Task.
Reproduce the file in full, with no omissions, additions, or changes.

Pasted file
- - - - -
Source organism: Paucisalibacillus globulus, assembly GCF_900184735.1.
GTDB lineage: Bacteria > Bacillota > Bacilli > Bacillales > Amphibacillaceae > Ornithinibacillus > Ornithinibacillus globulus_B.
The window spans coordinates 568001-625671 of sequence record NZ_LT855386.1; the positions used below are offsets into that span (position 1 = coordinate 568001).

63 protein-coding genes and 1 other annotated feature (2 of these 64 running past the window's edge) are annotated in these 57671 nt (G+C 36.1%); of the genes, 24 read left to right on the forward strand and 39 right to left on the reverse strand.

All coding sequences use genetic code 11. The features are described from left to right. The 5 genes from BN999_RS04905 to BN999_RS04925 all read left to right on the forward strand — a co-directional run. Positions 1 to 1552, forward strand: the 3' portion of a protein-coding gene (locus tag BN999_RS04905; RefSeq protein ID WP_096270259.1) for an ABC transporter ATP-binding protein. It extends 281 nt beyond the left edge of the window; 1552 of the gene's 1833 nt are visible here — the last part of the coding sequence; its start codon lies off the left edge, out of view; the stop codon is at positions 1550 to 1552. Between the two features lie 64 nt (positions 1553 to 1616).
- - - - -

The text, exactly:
Source organism: Paucisalibacillus globulus, assembly GCF_900184735.1.
GTDB lineage: Bacteria > Bacillota > Bacilli > Bacillales > Amphibacillaceae > Ornithinibacillus > Ornithinibacillus globulus_B.
The window spans coordinates 568001-625671 of sequence record NZ_LT855386.1; the positions used below are offsets into that span (position 1 = coordinate 568001).

63 protein-coding genes and 1 other annotated feature (2 of these 64 running past the window's edge) are annotated in these 57671 nt (G+C 36.1%); of the genes, 24 read left to right on the forward strand and 39 right to left on the reverse strand.

All coding sequences use genetic code 11. The features are described from left to right. The 5 genes from BN999_RS04905 to BN999_RS04925 all read left to right on the forward strand — a co-directional run. Positions 1 to 1552, forward strand: the 3' portion of a protein-coding gene (locus tag BN999_RS04905; RefSeq protein ID WP_096270259.1) for an ABC transporter ATP-binding protein. It extends 281 nt beyond the left edge of the window; 1552 of the gene's 1833 nt are visible here — the last part of the coding sequence; its start codon lies off the left edge, out of view; the stop codon is at positions 1550 to 1552. Between the two features lie 64 nt (positions 1553 to 1616).